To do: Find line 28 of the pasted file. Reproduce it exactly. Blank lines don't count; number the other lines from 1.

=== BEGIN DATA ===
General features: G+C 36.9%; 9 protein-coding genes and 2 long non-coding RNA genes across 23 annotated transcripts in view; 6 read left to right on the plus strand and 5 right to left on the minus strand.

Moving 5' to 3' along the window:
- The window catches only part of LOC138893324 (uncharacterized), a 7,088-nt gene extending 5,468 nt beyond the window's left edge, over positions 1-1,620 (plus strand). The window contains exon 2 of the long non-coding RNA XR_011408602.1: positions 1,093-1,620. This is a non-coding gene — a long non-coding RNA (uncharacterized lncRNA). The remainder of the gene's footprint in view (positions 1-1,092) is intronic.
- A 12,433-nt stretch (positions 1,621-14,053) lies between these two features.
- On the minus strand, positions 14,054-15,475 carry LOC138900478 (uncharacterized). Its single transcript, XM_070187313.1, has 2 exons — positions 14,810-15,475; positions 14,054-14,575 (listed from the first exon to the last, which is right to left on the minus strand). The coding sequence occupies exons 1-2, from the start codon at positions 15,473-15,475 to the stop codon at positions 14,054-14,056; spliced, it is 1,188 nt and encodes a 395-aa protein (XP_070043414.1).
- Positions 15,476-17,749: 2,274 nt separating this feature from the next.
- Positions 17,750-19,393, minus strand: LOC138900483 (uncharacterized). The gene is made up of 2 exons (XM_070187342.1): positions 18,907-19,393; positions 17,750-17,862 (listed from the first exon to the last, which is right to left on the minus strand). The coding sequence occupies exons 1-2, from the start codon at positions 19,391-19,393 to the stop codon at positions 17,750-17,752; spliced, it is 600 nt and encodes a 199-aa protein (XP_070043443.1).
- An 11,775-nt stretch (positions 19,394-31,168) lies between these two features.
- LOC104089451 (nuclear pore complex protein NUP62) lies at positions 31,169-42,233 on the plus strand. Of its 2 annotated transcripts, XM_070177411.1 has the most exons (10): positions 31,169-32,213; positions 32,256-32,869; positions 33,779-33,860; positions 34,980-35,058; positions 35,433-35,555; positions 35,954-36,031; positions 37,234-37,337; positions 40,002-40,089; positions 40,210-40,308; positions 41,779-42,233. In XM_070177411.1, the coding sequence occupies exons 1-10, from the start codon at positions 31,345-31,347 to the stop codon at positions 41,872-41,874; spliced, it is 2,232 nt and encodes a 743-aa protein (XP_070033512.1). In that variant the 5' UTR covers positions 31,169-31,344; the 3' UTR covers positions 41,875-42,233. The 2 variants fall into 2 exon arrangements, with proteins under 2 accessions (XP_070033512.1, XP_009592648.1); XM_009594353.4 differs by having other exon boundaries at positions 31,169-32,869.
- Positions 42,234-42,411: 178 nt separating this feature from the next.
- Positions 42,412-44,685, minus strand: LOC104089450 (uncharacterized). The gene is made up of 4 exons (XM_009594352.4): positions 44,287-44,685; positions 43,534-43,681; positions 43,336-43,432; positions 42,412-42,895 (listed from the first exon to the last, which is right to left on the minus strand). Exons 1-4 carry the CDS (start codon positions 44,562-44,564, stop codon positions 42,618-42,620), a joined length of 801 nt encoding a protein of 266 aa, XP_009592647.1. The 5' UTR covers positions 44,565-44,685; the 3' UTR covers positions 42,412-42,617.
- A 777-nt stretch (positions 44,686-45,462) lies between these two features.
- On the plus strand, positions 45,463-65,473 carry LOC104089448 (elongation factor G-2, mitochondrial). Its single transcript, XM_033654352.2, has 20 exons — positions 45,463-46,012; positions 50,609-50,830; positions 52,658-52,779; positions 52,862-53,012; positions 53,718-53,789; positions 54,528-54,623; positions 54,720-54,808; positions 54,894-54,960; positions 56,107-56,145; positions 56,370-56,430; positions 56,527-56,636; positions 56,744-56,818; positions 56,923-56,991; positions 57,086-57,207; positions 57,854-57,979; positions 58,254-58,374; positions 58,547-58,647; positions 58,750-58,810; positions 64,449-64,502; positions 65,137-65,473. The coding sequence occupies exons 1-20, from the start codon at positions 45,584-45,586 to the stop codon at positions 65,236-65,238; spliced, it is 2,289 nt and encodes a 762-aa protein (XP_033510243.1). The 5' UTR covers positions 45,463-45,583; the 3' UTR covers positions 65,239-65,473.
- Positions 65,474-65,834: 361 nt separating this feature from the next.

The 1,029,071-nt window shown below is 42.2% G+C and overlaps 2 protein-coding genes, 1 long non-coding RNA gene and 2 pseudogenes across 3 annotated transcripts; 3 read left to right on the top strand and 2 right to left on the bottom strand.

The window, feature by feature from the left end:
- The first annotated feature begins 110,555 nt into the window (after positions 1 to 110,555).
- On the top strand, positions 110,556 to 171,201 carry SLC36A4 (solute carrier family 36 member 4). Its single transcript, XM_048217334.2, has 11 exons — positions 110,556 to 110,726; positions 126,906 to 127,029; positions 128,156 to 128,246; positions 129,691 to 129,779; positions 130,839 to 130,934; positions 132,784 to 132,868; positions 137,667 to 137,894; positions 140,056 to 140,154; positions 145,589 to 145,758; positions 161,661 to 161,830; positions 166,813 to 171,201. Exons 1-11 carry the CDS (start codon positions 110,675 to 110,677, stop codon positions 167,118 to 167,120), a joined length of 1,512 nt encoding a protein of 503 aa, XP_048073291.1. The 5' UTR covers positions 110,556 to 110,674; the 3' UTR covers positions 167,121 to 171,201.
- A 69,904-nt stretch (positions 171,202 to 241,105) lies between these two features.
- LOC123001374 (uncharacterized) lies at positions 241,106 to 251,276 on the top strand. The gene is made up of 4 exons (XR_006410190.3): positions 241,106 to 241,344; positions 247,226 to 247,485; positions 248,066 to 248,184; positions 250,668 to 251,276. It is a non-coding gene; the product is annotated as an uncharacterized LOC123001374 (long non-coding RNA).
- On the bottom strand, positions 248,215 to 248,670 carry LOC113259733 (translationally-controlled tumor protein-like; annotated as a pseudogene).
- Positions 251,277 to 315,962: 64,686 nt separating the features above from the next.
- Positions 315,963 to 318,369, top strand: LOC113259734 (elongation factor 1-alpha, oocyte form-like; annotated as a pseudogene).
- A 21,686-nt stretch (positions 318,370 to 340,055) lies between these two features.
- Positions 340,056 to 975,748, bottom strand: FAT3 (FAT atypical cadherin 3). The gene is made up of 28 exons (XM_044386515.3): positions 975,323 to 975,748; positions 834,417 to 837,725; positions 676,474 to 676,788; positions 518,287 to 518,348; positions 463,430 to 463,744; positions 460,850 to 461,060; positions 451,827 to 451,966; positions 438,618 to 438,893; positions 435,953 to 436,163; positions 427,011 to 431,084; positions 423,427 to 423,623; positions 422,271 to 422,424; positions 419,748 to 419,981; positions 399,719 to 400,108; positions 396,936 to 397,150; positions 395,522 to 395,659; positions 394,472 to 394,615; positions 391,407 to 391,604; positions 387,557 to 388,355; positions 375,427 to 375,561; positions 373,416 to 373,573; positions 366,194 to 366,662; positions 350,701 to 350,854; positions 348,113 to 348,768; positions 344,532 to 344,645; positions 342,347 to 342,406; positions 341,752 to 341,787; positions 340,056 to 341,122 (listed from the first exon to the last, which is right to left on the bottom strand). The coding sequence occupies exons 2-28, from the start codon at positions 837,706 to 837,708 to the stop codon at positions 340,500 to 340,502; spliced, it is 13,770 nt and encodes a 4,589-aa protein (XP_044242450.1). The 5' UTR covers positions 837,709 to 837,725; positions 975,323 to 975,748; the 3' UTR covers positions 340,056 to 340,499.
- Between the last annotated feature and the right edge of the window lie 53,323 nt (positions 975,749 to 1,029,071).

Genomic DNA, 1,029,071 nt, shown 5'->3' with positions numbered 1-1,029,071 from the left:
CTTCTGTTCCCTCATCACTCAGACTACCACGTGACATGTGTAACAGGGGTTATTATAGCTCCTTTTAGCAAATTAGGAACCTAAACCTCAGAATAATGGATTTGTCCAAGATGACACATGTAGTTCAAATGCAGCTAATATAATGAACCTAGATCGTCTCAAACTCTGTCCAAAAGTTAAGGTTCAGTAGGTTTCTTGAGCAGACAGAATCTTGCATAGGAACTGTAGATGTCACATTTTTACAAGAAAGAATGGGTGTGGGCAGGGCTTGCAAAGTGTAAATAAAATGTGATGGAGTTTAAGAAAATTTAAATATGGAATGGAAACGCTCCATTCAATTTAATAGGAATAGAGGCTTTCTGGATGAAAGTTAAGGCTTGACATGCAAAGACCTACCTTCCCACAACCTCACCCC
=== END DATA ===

CTTCTGTTCCCTCATCACTCAGACTACCACGTGACATGTGTAACAGGGGTTATTATAGCTCCTTTTAGCAAATTAGGAACCTAAACCTCAGAATAATGGATTTGTCCAAGATGACACATGTAGTTCAAATGCAGCTAATATAATGAACCTAGATCGTCTCAAACTCTGTCCAAAAGTTAAGGTTCAGTAGGTTTCTTGAGCAGACAGAATCTTGCATAGGAACTGTAGATGTCACATTTTTACAAGAAAGAATGGGTGTGGGCAGGGCTTGCAAAGTGTAAATAAAATGTGATGGAGTTTAAGAAAATTTAAATATGGAATGGAAACGCTCCATTCAATTTAATAGGAATAGAGGCTTTCTGGATGAAAGTTAAGGCTTGACATGCAAAGACCTACCTTCCCACAACCTCACCCC